Diabetes is one of the most complex medical conditions. As a result, there is an almost endless number of drugs physicians may prescribe to treat or manage the condition. One such drug is Avandia, which has a complicated history in the medical community and has become one of the most controversial medications related to the treatment of diabetes.
Avandia is the creation of British pharmaceutical company GlaxoSmithKline (GSK). It also goes by the generic name Rosiglitazone. Avandia was first introduced to the public in 1999. However, in May 2007, Dr. Steven Nissen, chief cardiologist at the Cleveland Clinic, published an article claiming that the drug increased the risk of heart attack by 43%, citing dozens of clinical trials.
In November of 2007, the FDA placed a “black-box” warning, its harshest warning label, on Avandia, but allowed it to remain on the market. In the years to come, GSK is criticized for its studies on Avandia and accused of tampering with the results of drug trials. By 2010, the U.S. Senate all but bans Avandia as nothing more than a “last resort” drug.
However, in 2013, GSK convinced the FDA to re-examine data on Avandia regarding the drug increasing the risk of heart attack and other cardiac issues compared to other diabetes medications. The FDA has since voted to lift the harsh restrictions on Avandia, making it more widely available for doctors to prescribe to diabetes patients.
Why Is This Prescribed?
Avandia may be prescribed to patients with type 2 diabetes. It’s an oral medication that’s designed to help control blood sugar levels in diabetes patients, usually when those levels are deemed to be too high. Avandia does not help the body to produce more insulin. Instead, it helps the body to respond better to the insulin being already produced.
Avandia is only for those suffering from type 2 diabetes. It should not be used to treat patients with type 1 diabetes. It should also not be prescribed for a patient using insulin, as it will increase the risk of cardiac problems. However, Avandia can be used in conjunction with other medications designed to treat or manage type 2 diabetes.
Avandia is best utilized along with a specific regimen of diet and exercise, and so it may only be prescribed to type 2 diabetes patients capable of keeping up with proper diet and exercise. The drug is designed to be taken on a regular basis, usually with two or three doses per day. It’s also possible that Avandia may not start to take full effect for two or three months after starting to take the medication.
What Symptoms Does Avandia Treat?
The primary function of Avandia is to keep a patient’s type 2 diabetes under control and manage the disease as best as possible. Properly controlling diabetes can help to lower a patient’s risk of severe cardiac events like heart attack and stroke. When effective, Avandia will help to lower the chance of such medical events.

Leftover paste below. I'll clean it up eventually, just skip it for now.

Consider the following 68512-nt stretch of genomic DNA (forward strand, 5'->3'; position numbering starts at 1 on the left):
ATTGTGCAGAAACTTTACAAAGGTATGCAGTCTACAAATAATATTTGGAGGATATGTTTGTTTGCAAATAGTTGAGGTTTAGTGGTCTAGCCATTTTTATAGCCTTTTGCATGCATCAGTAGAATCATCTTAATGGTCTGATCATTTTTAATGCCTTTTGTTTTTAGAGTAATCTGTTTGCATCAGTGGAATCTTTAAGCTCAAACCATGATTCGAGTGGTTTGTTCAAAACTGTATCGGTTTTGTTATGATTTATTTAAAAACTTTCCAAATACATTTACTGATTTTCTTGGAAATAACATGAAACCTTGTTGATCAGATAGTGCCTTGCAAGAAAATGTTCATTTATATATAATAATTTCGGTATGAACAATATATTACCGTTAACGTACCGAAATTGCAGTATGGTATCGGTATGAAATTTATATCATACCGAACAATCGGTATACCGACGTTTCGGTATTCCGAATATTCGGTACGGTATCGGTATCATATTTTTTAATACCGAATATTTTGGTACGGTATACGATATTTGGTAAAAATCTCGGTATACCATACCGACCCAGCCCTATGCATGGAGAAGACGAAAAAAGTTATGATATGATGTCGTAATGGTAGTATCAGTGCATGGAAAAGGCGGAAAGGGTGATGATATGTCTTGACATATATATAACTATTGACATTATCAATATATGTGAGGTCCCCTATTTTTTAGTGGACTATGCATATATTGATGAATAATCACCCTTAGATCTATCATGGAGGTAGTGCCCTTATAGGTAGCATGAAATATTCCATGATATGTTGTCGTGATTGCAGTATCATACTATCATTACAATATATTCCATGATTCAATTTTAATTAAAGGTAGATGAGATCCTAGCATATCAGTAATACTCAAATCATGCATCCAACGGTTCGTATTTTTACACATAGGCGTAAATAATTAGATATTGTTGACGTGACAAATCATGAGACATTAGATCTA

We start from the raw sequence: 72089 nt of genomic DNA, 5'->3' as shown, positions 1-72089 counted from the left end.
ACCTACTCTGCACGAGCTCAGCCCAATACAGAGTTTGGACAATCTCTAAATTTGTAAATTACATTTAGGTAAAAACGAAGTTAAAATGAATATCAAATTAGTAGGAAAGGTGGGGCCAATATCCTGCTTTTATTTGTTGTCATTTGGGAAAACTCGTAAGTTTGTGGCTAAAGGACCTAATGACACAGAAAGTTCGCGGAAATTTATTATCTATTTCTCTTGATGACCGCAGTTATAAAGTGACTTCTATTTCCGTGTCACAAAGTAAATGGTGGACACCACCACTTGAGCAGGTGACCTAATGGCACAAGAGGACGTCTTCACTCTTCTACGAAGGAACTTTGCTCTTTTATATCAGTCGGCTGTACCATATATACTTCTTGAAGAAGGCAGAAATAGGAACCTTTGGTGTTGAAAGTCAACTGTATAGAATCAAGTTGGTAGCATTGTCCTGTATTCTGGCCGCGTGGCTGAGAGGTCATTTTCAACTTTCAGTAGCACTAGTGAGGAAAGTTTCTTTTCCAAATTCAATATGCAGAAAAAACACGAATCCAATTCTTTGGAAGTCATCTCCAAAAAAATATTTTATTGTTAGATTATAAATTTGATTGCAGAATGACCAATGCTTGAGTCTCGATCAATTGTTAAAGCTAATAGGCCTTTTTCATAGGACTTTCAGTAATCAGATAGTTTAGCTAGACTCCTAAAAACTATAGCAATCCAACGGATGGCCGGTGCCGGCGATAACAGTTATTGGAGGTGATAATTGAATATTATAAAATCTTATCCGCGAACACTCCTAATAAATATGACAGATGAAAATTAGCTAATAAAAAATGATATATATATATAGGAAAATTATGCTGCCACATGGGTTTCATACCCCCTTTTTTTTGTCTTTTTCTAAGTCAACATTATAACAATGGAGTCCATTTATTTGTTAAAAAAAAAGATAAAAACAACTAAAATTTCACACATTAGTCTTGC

Avandia can also help control the symptoms of high blood sugar, also known as hyperglycemia. Initial symptoms of hyperglycemia may include:
- Headache and trouble concentrating
- Frequent urination
- High levels of third
- Blurred vision
- Weight loss
If hyperglycemia becomes a long-term problem it can have more serious and permanent symptoms, including:
- Kidney damage
- Nerve damage causing loss of sensation in the extremities
- Vision problems, including possible blindness
- Intestinal issues, including diarrhea and constipation
- Loss of limbs
Like any other drug, Avandia comes with potential side effects and risks, especially since it has such a controversial history. Even with the harsh restrictions from the FDA lifted, Avandia may still increase the risk of heart failure. Patients with a history of heart trouble or symptoms of potential heart failure should not take Avandia. Patients taking insulin should also avoid taking Avandia.
Among the minor side effects of Avandia that patients commonly experience include a headache and cough. Neither is particularly serious unless they become persistent. Other minor side effects of the drug that are common include:
- Ear congestion
- Sneezing and stuffy or runny nose
- joint and muscle pain
- Trouble sleeping
More serious side effects of Avandia are rare but possible. Signs of cardiac problems like trouble breathing or shortness of breath should prompt an immediate call to a medical professional. Avandia has also been known to cause fluid retention, leading to swelling in the ankle and legs, as well as sudden weight gain. Such symptoms can also indicate potential cardiac problems.
Rare but serious side effects of Avandia also include:
- Abdominal pain
- Nausea and vomiting
- Chest pain
- Unexplained weight loss
- Unexplained bleeding or bruising
It’s also possible for Avandia, which is designed to regular high blood sugar, may cause low blood sugar, also known as hypoglycemia. By exercising too much, not eating enough, or taking Avandia with other medications, hypoglycemia is a possible side effect. Short-term symptoms of hypoglycemia may include:
- Increased heart beat
- Sudden sweating
- Tingling in the extremities
- Blurred vision
For more severe symptoms, it’s important to contact a medical professional as soon as possible. For patients who experience less severe side effects to Avandia, informing your physician is also important. Any side effects, especially those relating to blood sugar that’s too low, may require an adjustment in medication.